Touching, Seeing, Talking
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Illustration by Dzana Serdarevic. Submitted for United Nations Global Call Out To Creatives – help stop the spread of COVID-19.
Fiction

Touching, Seeing, Talking

On Self-Isolating and Mental Health
Agata Pyzik
Reading
time 17 minutes

It’s 23rd August 2020, I’m in a Berlin strip bar in Mitte, slipping artificial dollars under a dancer’s strings after she finishes her pole dancing. I never thought I’d utter such words, but it’s true.

What is most striking about my visit to this bar is not that it is the first time I’ve left Poland (or Warsaw) at all since 10th March, not even the fact that I’m there in a strip bar, watching the strippers pole-dance, but the fact that I have touched a fellow human being, a complete stranger, for the first time in six months. It is a very peculiar and unexpected sensation: the dancer’s skin is moist and silky, probably a combination of cosmetics and sweat, and I feel, bizarrely, like I’ve profaned her skin; that as a heterosexual woman, who is there completely by chance, I am not supposed to – I shouldn’t be touching her. I saw myself as more of a threat to her health than she to mine. All the women dancing that night are disinfecting the pole before every dance. The bin is full of paper towels, there’s a bottle of disinfectant standing next to it, and the girls, sometimes wearing anti-COVID-19 headgear while dancing and stripping, are probably the weirdest sight I’ve encountered since the pandemic began.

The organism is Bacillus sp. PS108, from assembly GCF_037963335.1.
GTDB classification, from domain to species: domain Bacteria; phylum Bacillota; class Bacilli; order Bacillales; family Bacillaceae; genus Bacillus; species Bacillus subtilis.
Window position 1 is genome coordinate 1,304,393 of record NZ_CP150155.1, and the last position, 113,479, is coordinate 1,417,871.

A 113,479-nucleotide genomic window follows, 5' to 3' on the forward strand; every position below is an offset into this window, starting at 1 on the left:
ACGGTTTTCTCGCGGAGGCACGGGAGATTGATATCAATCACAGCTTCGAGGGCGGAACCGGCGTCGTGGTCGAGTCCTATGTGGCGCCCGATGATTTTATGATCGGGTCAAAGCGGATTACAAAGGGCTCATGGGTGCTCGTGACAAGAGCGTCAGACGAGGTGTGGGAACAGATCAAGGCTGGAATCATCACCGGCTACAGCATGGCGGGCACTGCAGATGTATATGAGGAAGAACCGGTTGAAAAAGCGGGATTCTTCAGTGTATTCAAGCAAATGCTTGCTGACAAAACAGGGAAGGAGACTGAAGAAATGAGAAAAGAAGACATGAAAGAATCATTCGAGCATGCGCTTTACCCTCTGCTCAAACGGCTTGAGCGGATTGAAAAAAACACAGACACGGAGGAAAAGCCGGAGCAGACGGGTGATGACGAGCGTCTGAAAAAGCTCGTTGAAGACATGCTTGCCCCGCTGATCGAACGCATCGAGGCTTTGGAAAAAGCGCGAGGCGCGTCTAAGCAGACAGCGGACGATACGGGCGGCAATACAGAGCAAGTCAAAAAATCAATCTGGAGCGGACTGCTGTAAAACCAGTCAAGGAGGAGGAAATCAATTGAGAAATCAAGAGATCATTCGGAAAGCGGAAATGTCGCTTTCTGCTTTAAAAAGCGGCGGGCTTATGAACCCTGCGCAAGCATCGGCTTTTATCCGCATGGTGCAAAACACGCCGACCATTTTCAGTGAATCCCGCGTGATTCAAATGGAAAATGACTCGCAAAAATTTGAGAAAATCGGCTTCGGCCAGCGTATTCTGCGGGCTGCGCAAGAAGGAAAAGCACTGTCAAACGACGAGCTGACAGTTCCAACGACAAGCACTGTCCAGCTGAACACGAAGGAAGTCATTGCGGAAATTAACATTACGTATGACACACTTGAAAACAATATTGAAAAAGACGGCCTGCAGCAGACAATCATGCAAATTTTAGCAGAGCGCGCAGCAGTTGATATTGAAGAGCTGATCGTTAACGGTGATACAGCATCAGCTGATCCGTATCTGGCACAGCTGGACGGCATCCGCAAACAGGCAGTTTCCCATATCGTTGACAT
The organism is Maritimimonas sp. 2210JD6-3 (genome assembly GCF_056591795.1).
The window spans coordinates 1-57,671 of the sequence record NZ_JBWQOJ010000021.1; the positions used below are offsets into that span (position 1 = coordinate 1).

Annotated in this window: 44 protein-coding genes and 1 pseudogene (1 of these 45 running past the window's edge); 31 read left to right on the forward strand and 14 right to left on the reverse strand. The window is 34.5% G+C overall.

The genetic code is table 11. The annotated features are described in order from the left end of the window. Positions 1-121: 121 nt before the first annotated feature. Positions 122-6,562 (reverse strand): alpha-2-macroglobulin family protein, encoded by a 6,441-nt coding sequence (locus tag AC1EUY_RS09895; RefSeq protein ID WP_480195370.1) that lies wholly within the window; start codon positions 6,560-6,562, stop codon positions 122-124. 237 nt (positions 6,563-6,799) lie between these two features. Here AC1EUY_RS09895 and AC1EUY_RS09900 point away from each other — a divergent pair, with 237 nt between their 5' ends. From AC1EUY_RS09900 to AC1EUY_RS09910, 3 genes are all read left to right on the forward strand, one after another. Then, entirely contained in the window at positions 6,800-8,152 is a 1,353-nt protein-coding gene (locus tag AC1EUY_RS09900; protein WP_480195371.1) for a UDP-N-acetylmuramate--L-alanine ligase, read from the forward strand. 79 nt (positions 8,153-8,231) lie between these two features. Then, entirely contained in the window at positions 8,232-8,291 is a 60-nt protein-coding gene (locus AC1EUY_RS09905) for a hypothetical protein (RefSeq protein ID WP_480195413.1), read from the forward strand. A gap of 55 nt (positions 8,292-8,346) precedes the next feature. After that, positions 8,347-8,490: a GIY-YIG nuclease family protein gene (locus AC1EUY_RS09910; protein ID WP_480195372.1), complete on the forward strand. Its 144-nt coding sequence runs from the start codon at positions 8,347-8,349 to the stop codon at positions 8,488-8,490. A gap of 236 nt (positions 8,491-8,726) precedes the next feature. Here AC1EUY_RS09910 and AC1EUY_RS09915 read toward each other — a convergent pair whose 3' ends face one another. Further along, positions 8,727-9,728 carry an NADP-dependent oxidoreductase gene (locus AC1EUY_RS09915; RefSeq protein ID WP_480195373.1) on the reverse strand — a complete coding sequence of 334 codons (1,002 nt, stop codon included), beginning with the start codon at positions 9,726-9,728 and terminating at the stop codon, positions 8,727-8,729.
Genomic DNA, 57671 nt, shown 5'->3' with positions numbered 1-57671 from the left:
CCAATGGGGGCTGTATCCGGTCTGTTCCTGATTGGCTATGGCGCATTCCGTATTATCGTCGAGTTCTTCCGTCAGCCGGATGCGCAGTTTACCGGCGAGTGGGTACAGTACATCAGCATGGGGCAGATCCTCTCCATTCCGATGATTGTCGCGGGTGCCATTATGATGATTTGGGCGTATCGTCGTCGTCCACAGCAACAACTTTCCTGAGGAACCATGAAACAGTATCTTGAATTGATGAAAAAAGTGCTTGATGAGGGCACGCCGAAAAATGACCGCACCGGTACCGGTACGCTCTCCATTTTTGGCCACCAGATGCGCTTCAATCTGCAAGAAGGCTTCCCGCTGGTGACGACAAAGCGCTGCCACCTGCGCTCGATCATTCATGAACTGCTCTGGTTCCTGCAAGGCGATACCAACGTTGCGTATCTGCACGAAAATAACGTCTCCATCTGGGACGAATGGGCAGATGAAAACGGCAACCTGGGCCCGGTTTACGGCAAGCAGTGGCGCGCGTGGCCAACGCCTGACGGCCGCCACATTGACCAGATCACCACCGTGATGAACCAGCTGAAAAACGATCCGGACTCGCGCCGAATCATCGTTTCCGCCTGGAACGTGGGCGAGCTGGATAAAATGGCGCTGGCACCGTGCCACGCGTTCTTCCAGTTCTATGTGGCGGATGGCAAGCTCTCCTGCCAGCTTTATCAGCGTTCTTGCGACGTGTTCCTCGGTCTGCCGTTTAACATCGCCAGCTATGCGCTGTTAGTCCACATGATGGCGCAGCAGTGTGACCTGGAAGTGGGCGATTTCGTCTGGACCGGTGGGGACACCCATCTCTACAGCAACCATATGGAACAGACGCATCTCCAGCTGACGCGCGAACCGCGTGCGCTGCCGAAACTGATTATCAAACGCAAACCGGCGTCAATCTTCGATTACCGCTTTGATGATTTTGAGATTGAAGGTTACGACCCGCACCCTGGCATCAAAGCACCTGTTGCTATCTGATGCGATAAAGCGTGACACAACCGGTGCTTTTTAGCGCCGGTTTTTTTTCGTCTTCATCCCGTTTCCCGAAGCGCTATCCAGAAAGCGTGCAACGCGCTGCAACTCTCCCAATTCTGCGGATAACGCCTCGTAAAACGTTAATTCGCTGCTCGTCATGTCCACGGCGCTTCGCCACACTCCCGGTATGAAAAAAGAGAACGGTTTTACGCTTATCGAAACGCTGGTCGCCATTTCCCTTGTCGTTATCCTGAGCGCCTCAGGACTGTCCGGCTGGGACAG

Yet they were there and I was there, too; we shared physical space. What I hate most about this pandemic (and there’s a lot of things I hate about it) is how hyper-aware of what I’m doing it has made me. As a highly neurotic person, suffering at times from a combination of PTSD, OCD and borderline personality disorder, I try to think about what I’m doing as little as possible. Thinking has always been paralysing. Thinking stops me from doing things I want to do, just like in that Smiths song (Ask). I tend to have pervasive clusters of thoughts, which usually result in giving things up: giving up my social life, giving up seeing people, giving up chatting up somebody I fancy, giving up being silly and being myself. And only when you can be silly can you be free. You can’t be silly with COVID. You can’t fool around. You can’t spontaneously touch someone. You can’t leave the house on a whim, even if you spent the last few hours anguishing over whether you should leave the house. In order to release myself from my very

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